Get a second opinion
PoliceOne Senior Editor Doug Wyllie
— From an interview with Assistant Chief (ret.) Dale Ferranto
Gather everything you can, look at it, and get another opinion.
Dale Ferranto, a former Assistant Chief (ret.), with the California Department of Justice says that the way Bumper Morgan (the character created by Joseph Wambaugh in books like The Blue Knight) used to say to rookies, ‘Okay now kid, forget everything you learned in that academy because I’m going to teach you how to do police work” is probably the worst advice anybody could ever give.
“Granted, those young officers may not have a feel for the street yet, but that 26 weeks they just spent in the academy is a very, very valuable foundation. We used to say, ‘We hire common sense and we make cops out of them’ and that’s still really true.”
Ferranto says that he used to teach young officers a number of things that reinforced (and expanded upon) academy lessons.
“The first thing is, don’t jump to conclusions. Work your way through the solution using every resource available — whether that’s witness interviews, physical evidence, surveillance video, or other pieces of information that don’t appear to be connected but could be. Do background checks on all the involved people, find out who are the most likely ones to have information — study them just like you’d study the crook and get into the crook’s head,” Ferranto says.
He also advises that investigators look for information that is two or three degrees separated from the principals involved. To do that, he says, requires the use of electronic tools that can make connections between data outside of a single agency’s databases. “For example, look at how many people have lived at a certain address, who their relatives are, and who they’re connected with.”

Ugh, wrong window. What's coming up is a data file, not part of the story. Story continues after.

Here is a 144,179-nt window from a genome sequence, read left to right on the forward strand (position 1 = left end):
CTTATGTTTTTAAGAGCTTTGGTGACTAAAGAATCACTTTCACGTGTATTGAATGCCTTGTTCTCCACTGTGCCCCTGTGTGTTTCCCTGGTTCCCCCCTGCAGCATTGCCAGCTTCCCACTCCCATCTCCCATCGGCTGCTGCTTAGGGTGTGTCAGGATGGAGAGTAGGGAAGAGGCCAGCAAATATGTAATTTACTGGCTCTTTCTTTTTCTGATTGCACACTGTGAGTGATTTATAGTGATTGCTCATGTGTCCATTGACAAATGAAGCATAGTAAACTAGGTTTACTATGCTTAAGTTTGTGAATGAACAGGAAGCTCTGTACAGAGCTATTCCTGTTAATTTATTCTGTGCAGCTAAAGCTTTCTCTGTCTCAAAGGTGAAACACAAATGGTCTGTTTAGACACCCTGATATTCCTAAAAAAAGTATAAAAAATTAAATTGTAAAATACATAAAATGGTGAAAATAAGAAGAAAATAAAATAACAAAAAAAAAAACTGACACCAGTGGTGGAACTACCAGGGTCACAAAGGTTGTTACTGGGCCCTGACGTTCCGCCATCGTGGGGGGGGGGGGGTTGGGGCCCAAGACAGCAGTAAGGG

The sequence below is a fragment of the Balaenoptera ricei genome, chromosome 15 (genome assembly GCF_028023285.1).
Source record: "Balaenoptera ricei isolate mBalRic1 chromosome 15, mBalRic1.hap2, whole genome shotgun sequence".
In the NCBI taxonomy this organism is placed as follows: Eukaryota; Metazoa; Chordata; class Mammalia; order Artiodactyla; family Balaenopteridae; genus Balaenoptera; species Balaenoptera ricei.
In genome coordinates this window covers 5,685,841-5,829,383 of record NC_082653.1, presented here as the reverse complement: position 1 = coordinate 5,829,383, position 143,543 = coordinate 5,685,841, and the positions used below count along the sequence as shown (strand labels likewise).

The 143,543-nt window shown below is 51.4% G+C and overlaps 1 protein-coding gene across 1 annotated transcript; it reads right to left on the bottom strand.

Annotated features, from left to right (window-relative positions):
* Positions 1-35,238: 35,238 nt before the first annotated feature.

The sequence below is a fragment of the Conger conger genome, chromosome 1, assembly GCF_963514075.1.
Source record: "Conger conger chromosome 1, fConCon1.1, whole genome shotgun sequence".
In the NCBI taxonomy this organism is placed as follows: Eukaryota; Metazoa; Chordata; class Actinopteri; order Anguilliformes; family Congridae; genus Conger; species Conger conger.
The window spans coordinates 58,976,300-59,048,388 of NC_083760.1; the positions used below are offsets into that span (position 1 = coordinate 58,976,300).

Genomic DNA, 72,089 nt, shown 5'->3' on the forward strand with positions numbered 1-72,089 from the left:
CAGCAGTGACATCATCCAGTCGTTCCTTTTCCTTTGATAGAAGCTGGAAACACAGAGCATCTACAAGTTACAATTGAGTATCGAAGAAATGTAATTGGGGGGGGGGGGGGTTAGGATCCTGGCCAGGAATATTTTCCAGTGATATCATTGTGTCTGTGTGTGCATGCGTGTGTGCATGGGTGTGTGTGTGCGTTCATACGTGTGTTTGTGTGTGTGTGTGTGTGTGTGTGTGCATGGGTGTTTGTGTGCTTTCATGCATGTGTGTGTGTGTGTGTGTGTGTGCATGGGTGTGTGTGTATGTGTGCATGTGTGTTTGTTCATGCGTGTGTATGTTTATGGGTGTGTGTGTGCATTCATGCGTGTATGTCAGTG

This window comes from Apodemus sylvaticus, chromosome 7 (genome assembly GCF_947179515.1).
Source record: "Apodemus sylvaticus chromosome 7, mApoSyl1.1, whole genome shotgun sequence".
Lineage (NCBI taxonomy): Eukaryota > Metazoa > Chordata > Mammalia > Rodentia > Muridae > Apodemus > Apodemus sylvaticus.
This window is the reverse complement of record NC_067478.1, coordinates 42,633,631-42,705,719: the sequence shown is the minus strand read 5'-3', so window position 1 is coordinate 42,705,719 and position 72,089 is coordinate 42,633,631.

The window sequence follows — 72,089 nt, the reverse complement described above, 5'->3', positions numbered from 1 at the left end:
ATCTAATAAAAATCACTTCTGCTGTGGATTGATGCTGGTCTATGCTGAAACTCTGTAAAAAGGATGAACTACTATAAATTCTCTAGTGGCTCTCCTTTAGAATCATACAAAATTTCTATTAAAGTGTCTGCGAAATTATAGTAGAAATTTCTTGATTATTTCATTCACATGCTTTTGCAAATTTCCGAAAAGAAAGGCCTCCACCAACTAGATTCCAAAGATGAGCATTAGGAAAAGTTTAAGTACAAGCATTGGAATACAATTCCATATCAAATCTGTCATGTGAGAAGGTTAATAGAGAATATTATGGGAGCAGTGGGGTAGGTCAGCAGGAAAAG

Ferranto says that this is where some of the new technology out there can be a real time-saver and can help police officers to make some connections that would take even the most experienced investigator as much as a week to uncover.
The next thing, Ferranto says, is to get another opinion about your conclusions. “Probably one of the biggest problems is this sense of ‘ownership.’ Individual detectives, individual units, individual departments have an ownership issue where a lot of times they don’t seek out outside help. But they should. Of course, you don’t want to release any sensitive information, but it’s important to have somebody take a look at your work with a new set of eyes, even within your own ranks, to see if they come up with the same results as you. Give up that ownership and don’t be afraid of some constructive criticism.”
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